|Map of 73 years of Lynchings|
[Please see Map of 73 years of Lynchings]
While some have alleged that these public executions were the result of people taking the law into their own hands, Professor Beck reports that the number of lynchings did not rise or fall in proportion to the number of state-sanctioned executions. Beck's analysis underscores what Mr. Bryan Stevenson of the Equal Justice Initiative said was that "these brutal deaths were not about administering popular justice, but terrorizing a community."
The chronicle of terror in Texas includes the following community "hate crimes:"
- In 1910, a group of men rushed into the Dallas courthouse, threw a rope around the neck of a black man accused of sexually assaulting a three-year-old white girl, and threw the other end of the rope out a window. A mob outside yanked the man, Allen Brooks, to the ground and strung him up at a ceremonial arch a few blocks down Main Street.
- South of the city, past the Trinity River bottoms, a black man named W. R. Taylor was hanged by a mob in 1889.
- Farther south in Streetman, a 25-year-old George Gay was hanged from a tree and shot hundreds of times in 1922.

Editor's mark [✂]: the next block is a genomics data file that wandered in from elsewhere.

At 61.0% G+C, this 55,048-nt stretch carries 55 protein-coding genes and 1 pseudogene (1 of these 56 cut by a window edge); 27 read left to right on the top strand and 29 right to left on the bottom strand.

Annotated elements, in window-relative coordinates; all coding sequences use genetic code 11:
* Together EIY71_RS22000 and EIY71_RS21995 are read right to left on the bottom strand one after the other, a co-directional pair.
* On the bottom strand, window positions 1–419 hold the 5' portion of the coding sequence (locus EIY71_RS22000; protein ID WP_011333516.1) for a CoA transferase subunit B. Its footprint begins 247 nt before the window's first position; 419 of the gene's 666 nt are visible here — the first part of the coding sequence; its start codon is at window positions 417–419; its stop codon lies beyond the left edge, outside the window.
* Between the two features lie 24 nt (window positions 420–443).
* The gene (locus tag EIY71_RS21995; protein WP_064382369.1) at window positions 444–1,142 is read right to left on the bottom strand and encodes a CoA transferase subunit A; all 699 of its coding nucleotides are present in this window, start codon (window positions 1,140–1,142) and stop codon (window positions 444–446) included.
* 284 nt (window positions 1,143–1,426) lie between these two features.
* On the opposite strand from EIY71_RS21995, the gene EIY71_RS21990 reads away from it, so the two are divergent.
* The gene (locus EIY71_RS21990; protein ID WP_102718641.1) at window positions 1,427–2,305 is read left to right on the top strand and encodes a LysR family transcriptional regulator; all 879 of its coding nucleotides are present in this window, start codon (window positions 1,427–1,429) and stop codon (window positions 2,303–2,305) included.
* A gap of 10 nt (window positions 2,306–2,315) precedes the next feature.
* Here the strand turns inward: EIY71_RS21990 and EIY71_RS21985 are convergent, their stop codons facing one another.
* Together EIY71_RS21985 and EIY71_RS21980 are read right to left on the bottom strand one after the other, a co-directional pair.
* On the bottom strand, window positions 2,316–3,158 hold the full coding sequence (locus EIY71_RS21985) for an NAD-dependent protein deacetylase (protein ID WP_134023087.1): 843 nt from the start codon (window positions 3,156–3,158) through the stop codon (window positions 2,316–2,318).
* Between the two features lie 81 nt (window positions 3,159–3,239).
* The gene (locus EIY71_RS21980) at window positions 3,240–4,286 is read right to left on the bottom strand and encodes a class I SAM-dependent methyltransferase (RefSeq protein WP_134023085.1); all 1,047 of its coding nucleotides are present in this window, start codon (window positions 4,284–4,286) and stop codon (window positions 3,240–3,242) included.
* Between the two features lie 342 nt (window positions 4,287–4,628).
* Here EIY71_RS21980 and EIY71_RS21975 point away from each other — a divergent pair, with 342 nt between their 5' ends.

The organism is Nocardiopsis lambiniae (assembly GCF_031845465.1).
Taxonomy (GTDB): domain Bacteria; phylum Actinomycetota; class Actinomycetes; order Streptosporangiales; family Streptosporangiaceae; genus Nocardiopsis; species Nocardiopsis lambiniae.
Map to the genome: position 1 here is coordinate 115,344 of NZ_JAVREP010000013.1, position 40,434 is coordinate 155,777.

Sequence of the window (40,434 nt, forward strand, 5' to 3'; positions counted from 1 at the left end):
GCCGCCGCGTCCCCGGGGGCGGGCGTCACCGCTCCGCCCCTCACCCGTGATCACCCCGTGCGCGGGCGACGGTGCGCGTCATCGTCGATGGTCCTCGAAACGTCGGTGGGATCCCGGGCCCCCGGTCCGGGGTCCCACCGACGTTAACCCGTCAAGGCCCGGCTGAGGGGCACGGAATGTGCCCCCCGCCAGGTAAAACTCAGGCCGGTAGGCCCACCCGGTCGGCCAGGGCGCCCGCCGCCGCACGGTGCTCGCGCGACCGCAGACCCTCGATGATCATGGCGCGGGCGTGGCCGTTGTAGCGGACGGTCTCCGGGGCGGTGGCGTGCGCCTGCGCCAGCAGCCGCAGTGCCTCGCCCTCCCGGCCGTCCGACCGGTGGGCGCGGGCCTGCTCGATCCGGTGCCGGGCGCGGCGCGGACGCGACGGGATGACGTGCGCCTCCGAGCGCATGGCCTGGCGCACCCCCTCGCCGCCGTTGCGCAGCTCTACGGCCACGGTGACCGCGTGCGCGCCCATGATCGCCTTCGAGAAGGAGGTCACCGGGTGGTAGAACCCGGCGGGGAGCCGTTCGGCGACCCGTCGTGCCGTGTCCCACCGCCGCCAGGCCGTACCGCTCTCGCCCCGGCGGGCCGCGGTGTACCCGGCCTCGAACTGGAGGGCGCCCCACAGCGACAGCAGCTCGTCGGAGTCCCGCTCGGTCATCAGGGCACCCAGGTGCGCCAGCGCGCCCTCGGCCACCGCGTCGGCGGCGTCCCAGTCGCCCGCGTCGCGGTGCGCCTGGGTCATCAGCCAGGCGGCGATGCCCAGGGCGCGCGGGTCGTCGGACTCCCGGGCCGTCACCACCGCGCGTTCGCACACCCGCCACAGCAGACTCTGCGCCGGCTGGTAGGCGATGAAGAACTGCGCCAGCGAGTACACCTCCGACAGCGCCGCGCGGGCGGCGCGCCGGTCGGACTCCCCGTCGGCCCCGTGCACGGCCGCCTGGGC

- In Kirvin, three black men, two of them almost certainly innocent, were accused of killing a white woman and, "under the gaze of hundreds of soda-drinking spectators," were castrated, stabbed, beaten, tied to a plow and set afire in the spring of 1922.
- In Paris, Texas, about 100 miles northeast of Dallas, thousands of people came in 1893 to see Henry Smith, a black teenager accused of murder, carried around town on a float, then tortured and burned to death on a scaffold.
- In 1920, in Paris the two Arthur brothers were tied to a flagpole and set on fire at the city fairgrounds.
|Whites Attacking Blacks in Chicago|
In October 1919, Dr. George Edmund Haynes issued a report calling for national action. He noted that lynchings were a national problem, as President Wilson had said in a 1918 speech; from 1889–1918, more than 3,000 people had been lynched; 2,472 were black men, and 50 were black women. Haynes said that states had shown themselves "unable or unwilling" to put a stop to lynchings, and seldom prosecuted the murderers. The fact that white men had been lynched in the North as well, he argued, demonstrated the national nature of the overall problem: "It is idle to suppose that murder can be confined to one section of the country or to one race."
|Elaine, Arkansas Newspaper|
(Source: Robertson, Campbell, "History of Lynchings in the South Documents Nearly 4,000 Names," New York Times, February 10, 2015; "Red Summer," Wikipedia; and Elaine race riot, Wikipedia)